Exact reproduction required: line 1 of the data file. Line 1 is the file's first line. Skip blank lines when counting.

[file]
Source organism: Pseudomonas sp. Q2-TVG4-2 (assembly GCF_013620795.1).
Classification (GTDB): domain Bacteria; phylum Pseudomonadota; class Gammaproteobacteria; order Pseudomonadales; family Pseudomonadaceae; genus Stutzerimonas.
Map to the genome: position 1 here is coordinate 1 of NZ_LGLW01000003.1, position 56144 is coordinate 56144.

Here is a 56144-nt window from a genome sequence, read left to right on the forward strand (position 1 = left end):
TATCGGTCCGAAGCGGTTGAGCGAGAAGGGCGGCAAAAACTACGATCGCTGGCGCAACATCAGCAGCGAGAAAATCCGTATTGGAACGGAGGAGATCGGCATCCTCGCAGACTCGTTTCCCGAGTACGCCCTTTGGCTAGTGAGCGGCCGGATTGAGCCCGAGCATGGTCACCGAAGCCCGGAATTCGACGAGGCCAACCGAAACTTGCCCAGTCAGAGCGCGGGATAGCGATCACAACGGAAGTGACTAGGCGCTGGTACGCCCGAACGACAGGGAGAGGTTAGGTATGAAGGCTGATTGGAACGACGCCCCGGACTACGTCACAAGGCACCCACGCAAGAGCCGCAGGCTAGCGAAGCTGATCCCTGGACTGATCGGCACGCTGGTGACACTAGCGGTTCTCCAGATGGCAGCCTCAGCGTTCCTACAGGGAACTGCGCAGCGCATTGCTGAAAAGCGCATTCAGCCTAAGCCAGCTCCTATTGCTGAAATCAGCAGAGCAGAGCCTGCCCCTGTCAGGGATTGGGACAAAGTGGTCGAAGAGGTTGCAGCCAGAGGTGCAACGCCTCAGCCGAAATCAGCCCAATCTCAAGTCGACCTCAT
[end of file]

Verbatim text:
Source organism: Pseudomonas sp. Q2-TVG4-2 (assembly GCF_013620795.1).